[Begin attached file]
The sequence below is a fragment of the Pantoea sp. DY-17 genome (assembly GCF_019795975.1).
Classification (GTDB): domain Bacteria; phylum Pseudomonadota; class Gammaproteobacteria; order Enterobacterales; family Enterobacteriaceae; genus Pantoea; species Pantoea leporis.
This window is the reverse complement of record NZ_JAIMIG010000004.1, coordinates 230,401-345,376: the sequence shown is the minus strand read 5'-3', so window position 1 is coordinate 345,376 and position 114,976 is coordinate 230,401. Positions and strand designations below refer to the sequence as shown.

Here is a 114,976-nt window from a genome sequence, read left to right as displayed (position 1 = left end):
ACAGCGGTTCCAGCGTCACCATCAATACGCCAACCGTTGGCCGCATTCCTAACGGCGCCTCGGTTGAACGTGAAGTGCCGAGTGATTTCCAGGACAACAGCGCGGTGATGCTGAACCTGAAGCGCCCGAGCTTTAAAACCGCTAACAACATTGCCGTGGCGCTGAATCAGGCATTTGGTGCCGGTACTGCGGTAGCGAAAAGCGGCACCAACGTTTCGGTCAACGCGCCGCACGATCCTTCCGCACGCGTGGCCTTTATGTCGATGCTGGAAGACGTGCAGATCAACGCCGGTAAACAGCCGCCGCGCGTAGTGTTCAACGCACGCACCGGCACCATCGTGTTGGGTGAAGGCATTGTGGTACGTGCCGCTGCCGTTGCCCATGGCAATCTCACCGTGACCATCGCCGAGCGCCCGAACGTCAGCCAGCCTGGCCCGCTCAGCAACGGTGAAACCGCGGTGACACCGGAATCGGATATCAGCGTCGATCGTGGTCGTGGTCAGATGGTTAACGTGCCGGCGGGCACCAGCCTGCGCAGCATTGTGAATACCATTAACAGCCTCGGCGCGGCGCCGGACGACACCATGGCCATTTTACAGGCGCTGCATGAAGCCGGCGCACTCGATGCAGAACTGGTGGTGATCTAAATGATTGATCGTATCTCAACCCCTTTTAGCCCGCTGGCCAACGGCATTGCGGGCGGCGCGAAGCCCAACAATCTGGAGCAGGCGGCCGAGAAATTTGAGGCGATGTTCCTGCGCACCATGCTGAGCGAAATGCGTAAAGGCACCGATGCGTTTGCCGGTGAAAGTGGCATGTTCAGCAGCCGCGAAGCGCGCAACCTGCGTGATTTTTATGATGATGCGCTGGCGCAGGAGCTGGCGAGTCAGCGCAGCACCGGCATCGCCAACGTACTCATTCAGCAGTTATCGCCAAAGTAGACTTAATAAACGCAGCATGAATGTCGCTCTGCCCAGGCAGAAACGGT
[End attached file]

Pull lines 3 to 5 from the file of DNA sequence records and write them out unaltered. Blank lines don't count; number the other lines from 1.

This window is the reverse complement of record NZ_JAIMIG010000004.1, coordinates 230,401-345,376: the sequence shown is the minus strand read 5'-3', so window position 1 is coordinate 345,376 and position 114,976 is coordinate 230,401. Positions and strand designations below refer to the sequence as shown.

Here is a 114,976-nt window from a genome sequence, read left to right as displayed (position 1 = left end):
ACAGCGGTTCCAGCGTCACCATCAATACGCCAACCGTTGGCCGCATTCCTAACGGCGCCTCGGTTGAACGTGAAGTGCCGAGTGATTTCCAGGACAACAGCGCGGTGATGCTGAACCTGAAGCGCCCGAGCTTTAAAACCGCTAACAACATTGCCGTGGCGCTGAATCAGGCATTTGGTGCCGGTACTGCGGTAGCGAAAAGCGGCACCAACGTTTCGGTCAACGCGCCGCACGATCCTTCCGCACGCGTGGCCTTTATGTCGATGCTGGAAGACGTGCAGATCAACGCCGGTAAACAGCCGCCGCGCGTAGTGTTCAACGCACGCACCGGCACCATCGTGTTGGGTGAAGGCATTGTGGTACGTGCCGCTGCCGTTGCCCATGGCAATCTCACCGTGACCATCGCCGAGCGCCCGAACGTCAGCCAGCCTGGCCCGCTCAGCAACGGTGAAACCGCGGTGACACCGGAATCGGATATCAGCGTCGATCGTGGTCGTGGTCAGATGGTTAACGTGCCGGCGGGCACCAGCCTGCGCAGCATTGTGAATACCATTAACAGCCTCGGCGCGGCGCCGGACGACACCATGGCCATTTTACAGGCGCTGCATGAAGCCGGCGCACTCGATGCAGAACTGGTGGTGATCTAAATGATTGATCGTATCTCAACCCCTTTTAGCCCGCTGGCCAACGGCATTGCGGGCGGCGCGAAGCCCAACAATCTGGAGCAGGCGGCCGAGAAATTTGAGGCGATGTTCCTGCGCACCATGCTGAGCGAAATGCGTAAAGGCACCGATGCGTTTGCCGGTGAAAGTGGCATGTTCAGCAGCCGCGAAGCGCGCAACCTGCGTGATTTTTATGATGATGCGCTGGCGCAGGAGCTGGCGAGTCAGCGCAGCACCGGCATCGCCAACGTACTCATTCAGCAGTTATCGCCAAAGTAGACTTAATAAACGCAGCATGAATGTCGCTCTGCCCAGGCAGAAACGGT